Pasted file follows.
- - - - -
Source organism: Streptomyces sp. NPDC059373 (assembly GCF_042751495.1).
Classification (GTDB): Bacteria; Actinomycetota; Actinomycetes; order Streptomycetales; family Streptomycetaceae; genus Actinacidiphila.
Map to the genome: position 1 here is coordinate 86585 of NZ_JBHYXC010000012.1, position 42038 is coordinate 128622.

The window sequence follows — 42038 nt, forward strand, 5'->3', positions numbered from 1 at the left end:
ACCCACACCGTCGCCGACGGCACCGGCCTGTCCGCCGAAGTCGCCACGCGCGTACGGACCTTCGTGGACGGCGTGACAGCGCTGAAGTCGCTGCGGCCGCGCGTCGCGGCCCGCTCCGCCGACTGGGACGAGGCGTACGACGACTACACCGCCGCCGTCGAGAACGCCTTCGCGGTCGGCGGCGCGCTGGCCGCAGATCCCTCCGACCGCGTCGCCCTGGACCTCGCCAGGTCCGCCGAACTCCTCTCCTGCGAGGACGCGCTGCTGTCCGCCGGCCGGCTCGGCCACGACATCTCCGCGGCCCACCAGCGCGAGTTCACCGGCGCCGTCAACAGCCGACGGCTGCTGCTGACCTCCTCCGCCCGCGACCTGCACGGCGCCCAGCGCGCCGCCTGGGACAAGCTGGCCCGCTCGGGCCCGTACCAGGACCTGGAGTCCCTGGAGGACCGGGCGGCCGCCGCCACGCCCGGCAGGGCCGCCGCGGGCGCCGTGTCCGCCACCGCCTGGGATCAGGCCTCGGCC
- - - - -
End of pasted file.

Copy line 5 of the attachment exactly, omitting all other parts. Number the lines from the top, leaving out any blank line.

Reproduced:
ACCCACACCGTCGCCGACGGCACCGGCCTGTCCGCCGAAGTCGCCACGCGCGTACGGACCTTCGTGGACGGCGTGACAGCGCTGAAGTCGCTGCGGCCGCGCGTCGCGGCCCGCTCCGCCGACTGGGACGAGGCGTACGACGACTACACCGCCGCCGTCGAGAACGCCTTCGCGGTCGGCGGCGCGCTGGCCGCAGATCCCTCCGACCGCGTCGCCCTGGACCTCGCCAGGTCCGCCGAACTCCTCTCCTGCGAGGACGCGCTGCTGTCCGCCGGCCGGCTCGGCCACGACATCTCCGCGGCCCACCAGCGCGAGTTCACCGGCGCCGTCAACAGCCGACGGCTGCTGCTGACCTCCTCCGCCCGCGACCTGCACGGCGCCCAGCGCGCCGCCTGGGACAAGCTGGCCCGCTCGGGCCCGTACCAGGACCTGGAGTCCCTGGAGGACCGGGCGGCCGCCGCCACGCCCGGCAGGGCCGCCGCGGGCGCCGTGTCCGCCACCGCCTGGGATCAGGCCTCGGCC